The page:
Is Dole Food the Perfect Stock?
Mar 20th 2012 10:10AM
Updated Mar 20th 2012 10:12AM
Every investor would love to stumble upon the perfect stock. But will you ever really find a stock that provides everything you could possibly want?
One thing's for sure: You'll never discover truly great investments unless you actively look for them. Let's discuss the ideal qualities of a perfect stock, then decide if Dole Food (NYS: DOLE) fits the bill.
The quest for perfection
Stocks that look great based on one factor may prove horrible elsewhere, making due diligence a crucial part of your investing research. The best stocks excel in many different areas, including these important factors:
- Growth. Expanding businesses show healthy revenue growth. While past growth is no guarantee that revenue will keep rising, it's certainly a better sign than a stagnant top line.
- Margins. Higher sales mean nothing if a company can't produce profits from them. Strong margins ensure that a company can turn revenue into profit.
- Balance sheet. At debt-laden companies, banks and bondholders compete with shareholders for management's attention. Companies with strong balance sheets don't have to worry about the distraction of debt.
- Money-making opportunities. Return on equity helps measure how well a company is finding opportunities to turn its resources into profitable business endeavors.
- Valuation. You can't afford to pay too much for even the best companies. By using normalized figures, you can see how a stock's simple earnings multiple fits into a longer-term context.
- Dividends. For tangible proof of profits, a check to shareholders every three months can't be beat. Companies with solid dividends and strong commitments to increasing payouts treat shareholders well.
With those factors in mind, let's take a closer look at Dole Food.
What We Want to See
Pass or Fail?
|Growth||5-Year Annual Revenue Growth > 15%||3.8%||Fail|
|1-Year Revenue Growth > 12%||4.8%||Fail|
|Margins||Gross Margin > 35%||10.9%||Fail|
|Net Margin > 15%||0.5%||Fail|
|Balance Sheet||Debt to Equity < 50%||205.3%||Fail|
|Current Ratio > 1.3||1.68||Pass|
|Opportunities||Return on Equity > 15%||5.1%||Fail|
|Valuation||Normalized P/E < 20||17.74||Pass|
|Dividends||Current Yield > 2%||0%||Fail|
|5-Year Dividend Growth > 10%||0%||Fail|
|Total Score||2 out of 10|
Source: S&P Capital IQ. Total score = number of passes.
With only two points, Dole Food doesn't look too appetizing. The food maker has been in a big slump over the past year, but recent results suggest a turnaround could be coming.
Like many food companies, Dole has suffered in recent years. The company has never been overwhelmingly profitable, but after a loss in 2010, Dole just barely got into the black last year. Yet sales are still down from their levels three years ago.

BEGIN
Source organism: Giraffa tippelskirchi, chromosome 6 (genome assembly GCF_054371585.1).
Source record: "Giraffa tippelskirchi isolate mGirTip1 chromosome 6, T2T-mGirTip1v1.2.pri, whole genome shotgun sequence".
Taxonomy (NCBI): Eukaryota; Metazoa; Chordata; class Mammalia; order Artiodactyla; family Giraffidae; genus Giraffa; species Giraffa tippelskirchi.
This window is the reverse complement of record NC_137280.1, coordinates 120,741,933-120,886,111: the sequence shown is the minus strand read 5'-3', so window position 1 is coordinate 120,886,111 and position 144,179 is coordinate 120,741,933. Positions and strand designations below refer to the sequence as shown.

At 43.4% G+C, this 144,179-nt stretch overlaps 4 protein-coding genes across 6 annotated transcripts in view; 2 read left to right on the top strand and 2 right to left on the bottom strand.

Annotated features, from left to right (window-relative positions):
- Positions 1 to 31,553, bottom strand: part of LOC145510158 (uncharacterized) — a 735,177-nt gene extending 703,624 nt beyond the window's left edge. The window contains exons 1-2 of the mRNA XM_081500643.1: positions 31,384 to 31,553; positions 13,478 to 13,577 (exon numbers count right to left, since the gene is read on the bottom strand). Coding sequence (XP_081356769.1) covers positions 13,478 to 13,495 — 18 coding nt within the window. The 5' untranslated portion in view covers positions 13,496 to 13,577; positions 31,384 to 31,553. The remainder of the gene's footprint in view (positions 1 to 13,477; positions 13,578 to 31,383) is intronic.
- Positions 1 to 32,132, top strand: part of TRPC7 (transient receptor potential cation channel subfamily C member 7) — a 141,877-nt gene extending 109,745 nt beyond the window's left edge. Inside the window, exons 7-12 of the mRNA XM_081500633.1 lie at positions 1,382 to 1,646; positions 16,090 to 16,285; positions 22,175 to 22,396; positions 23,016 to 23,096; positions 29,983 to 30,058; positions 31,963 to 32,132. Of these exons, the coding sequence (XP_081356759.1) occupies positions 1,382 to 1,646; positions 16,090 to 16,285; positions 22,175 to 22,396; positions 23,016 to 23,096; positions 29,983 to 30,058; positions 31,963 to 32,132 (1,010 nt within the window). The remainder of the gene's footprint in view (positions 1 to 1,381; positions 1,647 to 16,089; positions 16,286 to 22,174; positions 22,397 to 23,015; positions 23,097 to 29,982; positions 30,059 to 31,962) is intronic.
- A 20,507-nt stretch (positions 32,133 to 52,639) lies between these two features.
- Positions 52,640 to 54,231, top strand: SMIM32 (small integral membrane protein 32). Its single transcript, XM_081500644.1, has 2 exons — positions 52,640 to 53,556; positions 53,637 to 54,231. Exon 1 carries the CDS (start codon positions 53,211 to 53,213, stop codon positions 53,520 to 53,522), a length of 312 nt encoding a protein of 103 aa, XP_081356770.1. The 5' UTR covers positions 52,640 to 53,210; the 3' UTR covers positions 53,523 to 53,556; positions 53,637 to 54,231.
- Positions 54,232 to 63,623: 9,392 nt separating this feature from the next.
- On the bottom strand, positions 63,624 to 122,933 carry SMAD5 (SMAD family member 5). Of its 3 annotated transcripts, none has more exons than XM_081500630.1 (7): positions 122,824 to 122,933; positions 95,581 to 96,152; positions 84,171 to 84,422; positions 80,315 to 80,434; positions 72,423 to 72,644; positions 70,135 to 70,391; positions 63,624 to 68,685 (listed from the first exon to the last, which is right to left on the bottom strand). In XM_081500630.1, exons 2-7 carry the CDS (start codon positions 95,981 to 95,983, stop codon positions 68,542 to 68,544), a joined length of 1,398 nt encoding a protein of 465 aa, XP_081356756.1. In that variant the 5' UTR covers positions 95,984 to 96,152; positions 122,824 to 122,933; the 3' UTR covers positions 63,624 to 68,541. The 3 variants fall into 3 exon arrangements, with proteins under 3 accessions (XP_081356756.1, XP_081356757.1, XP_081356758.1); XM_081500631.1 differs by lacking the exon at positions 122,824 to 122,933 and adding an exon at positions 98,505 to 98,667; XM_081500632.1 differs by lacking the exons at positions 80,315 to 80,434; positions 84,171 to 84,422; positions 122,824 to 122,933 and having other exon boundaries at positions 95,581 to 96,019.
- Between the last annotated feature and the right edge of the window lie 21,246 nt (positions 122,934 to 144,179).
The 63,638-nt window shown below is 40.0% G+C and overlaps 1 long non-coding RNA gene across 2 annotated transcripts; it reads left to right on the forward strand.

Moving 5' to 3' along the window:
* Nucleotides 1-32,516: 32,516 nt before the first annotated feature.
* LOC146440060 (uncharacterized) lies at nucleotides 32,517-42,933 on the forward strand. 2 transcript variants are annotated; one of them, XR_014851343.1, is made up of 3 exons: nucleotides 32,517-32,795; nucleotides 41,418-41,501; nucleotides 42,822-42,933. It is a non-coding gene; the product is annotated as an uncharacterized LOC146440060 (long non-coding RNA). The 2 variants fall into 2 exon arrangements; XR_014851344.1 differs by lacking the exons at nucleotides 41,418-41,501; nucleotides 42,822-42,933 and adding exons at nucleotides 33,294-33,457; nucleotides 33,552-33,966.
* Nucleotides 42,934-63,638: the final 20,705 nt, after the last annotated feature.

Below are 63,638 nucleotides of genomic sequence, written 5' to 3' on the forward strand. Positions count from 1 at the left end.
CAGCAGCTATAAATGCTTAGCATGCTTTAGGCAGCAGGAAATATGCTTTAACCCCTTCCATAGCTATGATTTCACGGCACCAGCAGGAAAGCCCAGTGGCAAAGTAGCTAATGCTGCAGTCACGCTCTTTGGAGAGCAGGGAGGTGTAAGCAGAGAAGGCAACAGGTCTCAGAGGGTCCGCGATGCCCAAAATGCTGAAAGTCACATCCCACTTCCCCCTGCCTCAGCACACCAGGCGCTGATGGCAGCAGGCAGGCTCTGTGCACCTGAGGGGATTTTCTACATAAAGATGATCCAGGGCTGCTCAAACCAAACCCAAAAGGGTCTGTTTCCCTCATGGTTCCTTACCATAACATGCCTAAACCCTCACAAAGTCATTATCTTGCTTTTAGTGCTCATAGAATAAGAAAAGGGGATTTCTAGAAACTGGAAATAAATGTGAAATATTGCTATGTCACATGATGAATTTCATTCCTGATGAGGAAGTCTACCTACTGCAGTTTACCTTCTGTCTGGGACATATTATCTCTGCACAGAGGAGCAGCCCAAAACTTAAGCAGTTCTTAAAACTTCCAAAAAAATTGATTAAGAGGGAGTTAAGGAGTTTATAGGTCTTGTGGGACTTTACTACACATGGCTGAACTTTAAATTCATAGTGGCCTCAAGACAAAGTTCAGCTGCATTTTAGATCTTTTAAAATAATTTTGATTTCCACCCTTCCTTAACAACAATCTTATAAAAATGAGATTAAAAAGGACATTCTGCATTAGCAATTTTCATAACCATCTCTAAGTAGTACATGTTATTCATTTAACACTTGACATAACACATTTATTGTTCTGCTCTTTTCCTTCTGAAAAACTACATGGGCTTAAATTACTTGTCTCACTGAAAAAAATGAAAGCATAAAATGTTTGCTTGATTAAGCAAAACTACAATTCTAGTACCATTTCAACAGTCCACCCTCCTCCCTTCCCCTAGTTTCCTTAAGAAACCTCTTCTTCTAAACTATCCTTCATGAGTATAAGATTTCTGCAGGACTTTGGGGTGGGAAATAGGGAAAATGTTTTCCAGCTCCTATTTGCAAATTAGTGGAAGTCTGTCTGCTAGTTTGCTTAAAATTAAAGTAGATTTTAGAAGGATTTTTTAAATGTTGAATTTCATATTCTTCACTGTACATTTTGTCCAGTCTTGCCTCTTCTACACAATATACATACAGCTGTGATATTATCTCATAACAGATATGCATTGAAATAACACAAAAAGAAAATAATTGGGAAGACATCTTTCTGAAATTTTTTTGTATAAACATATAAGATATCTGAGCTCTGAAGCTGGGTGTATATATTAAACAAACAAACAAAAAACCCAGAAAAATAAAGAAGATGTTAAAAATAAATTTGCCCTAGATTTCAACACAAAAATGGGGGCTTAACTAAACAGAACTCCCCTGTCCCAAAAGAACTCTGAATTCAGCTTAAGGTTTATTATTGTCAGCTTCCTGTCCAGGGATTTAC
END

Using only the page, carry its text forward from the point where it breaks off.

One way in which Dole has tried to improve its margins is by getting into the organics business. Both Dole and Chiquita (NYS: CQB) have tried to take advantage of increased demand for organic fruit. But unlike Hain Celestial (NAS: HAIN) and United Natural Foods (NAS: UNFI) , both of which truly focus on organics, Dole and Chiquita still get the majority of their business from conventionally grown food products. That explains why Dole's margins are so much thinner than either Hain's or United Natural's.
Last week, Dole finally had something go right. The company announced a much narrower loss than expected, sending the shares up 12%. Even in a weak environment, Dole has done a good job of cutting costs to try to get back to profitability.
For Dole to start moving in the right direction, it needs to figure out a strategy to put its brand name to use. Specifically, a closer relationship with high-end grocer Whole Foods (NAS: WFM) could go a long way toward boosting Dole's perceived organic-friendliness, and it could also enhance Whole Foods' reputation by showing how it can force big food companies to change their ways. Without bold steps like this, Dole will continue to be at the mercy of changing trends and wholesale food prices.
No stock is a sure thing, but some stocks are a lot closer to perfection than others. By looking for the perfect stock, you'll go a long way toward improving your investing prowess and learning how to separate the best investments from the rest.
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At the time this article was published Fool contributor Dan Caplinger doesn't own shares of the companies mentioned in this article. The Motley Fool owns shares of Whole Foods. Motley Fool newsletter services have recommended buying shares of Whole Foods. We Fools may not all hold the same opinions, but we all believe that considering a diverse range of insights makes us better investors. The Fool has a disclosure policy.
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